I try to be conscious of the use of time. I am appalled by the expression “killing time” and try to live with the idea of using each moment to its utmost. Yet I find myself defeated by my inbox almost every day. It’s not the quantity of work emails that overwhelms me. It’s not even the forwarded jokes (because if it’s forwarded I probably won’t bother to read it: senders take note!). It’s not the chain letters (pass this on to save the ….) or Amazon’s catalog of new novels that might interest me.
No, much as I like to think myself immune, much as I like to pride myself on my awareness of the preciousness of time, I am taken in and completely seduced by sales!
No matter how many times I try to remove myself from mailing lists and ignore the offer with attending exclamation marks that lights up my inbox, I can’t help myself. I click on. Whether it’s a fashion dash at NM’s Last Call or a limited-time only sale at Gilt or a Groupon deal that I know I want to have, I am pulled in. I’ll just look, I tell myself. I’ll just browse for a few minutes, I say. It’s my relaxation. And before I know it, a half hour as gone by. Just five more minutes… And before I know it, another half hour has gone by and I have clicked “BUY”!
How did I fall down that rabbit hole? I think there are two seductive powers at work (there may be many more; ad companies make the big bucks for a reason). One is the word “Sale”. Whether in bold letters or followed by exclamation marks or a list of high prices marked down many times, the word sale is powerful. We aren’t spending money, we are getting a bargain. We are doing what any sane rational person would do. We are actually saving money. We would be fools to resist! That is one powerful theme. And I certainly respond to it – even though the balance in my bank account clearly demonstrates the fallacy of that reasoning.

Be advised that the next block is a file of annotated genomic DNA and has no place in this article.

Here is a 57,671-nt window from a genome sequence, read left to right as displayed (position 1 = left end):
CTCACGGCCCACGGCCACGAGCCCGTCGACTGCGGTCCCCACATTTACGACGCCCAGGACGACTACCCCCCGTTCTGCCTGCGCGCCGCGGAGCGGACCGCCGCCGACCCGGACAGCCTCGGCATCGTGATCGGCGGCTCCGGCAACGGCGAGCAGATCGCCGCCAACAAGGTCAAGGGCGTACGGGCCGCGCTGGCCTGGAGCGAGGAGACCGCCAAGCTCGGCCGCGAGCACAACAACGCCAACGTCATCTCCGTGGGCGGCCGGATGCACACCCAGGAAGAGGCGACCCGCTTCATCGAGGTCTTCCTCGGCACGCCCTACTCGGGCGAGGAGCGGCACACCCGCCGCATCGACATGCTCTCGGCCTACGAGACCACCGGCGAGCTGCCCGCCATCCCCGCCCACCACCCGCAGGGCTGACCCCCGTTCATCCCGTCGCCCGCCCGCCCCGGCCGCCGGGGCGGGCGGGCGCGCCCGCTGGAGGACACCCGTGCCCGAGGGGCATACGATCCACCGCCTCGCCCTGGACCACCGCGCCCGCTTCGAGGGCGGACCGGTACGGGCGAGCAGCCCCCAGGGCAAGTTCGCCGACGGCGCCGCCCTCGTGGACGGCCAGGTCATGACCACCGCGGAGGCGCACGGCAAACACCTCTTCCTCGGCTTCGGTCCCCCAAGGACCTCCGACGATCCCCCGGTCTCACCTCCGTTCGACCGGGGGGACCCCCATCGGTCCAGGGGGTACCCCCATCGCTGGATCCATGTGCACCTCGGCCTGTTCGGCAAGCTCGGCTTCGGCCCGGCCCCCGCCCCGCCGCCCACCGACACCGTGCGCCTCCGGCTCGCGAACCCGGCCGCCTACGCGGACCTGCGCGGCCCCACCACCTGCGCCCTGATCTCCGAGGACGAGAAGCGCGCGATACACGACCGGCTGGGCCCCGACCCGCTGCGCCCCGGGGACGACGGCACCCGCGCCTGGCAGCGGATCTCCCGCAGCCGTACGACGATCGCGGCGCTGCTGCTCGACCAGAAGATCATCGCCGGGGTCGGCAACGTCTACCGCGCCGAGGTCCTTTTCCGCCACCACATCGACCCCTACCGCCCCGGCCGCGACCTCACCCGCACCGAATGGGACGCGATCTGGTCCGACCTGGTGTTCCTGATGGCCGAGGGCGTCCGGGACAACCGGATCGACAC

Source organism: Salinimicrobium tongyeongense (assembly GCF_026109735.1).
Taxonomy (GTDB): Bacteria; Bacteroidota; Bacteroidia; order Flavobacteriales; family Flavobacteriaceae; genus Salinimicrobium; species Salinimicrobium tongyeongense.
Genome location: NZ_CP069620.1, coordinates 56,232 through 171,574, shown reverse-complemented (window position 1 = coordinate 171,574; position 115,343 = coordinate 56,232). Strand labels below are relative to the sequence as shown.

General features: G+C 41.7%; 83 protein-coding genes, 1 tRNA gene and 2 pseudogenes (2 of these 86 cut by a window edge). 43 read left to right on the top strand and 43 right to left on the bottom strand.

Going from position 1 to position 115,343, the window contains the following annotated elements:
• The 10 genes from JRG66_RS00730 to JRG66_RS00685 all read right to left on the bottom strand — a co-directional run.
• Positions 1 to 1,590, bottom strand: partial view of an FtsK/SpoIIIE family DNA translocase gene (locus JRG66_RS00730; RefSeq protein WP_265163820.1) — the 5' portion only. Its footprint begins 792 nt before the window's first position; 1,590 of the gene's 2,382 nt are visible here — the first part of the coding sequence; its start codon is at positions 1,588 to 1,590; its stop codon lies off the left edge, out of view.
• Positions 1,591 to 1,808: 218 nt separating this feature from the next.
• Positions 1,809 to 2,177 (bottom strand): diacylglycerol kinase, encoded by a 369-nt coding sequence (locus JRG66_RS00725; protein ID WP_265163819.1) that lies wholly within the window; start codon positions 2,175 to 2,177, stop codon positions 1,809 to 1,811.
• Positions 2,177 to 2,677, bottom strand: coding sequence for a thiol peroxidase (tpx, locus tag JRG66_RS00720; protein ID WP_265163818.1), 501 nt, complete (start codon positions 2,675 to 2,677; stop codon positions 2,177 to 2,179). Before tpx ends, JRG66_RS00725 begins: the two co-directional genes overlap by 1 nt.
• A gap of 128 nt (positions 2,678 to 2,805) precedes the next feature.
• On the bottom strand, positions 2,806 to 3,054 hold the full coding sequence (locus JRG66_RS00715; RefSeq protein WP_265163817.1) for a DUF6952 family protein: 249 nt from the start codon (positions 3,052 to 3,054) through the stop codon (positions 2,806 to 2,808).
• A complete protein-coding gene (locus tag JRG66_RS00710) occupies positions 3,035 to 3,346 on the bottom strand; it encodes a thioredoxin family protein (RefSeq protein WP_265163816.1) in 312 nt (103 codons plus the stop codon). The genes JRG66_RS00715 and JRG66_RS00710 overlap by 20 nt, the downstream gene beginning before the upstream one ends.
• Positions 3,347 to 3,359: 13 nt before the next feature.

The other, more insidious, attraction is the image that’s being sold. Some companies are no longer subtle. The J. Peterman catalog describes the scene in which you are wearing the dress they are selling. “It is midnight in Paris, the moon is full and there is a light breeze off the Seine.” That is certainly more appealing than “You are a housewife in Peoria, just finished making lunches and doing the dishes”! We buy the image. We buy the story. No matter how rational we are, no matter how thoughtful we are, we are taken in on some level.
I date myself but I will never forget the Cybil Shepherd ads for Cover Girl makeup. Despite what the mirror and science told me, I was convinced I would be tall, thin and blonde if I bought the lipstick she was wearing.
Advertising works. It appeals to us. And we must be on our guard. I’ve tried to stop the catalogs at the door and the flood to my inbox but it seems that no sooner do I stop one then another one site pops up. I am going to have to exercise self-control. I have to make a commitment to just delete them on the spot – even opening up the email to unsubscribe poses dangers! – I’ll just look at this one cute outfit.
I am recommitting myself to an online shopping moratorium. I will go online just to read the comments on my aish.com articles (!) and check the news. Is that a Zappos clearance ad beside that NY Times piece?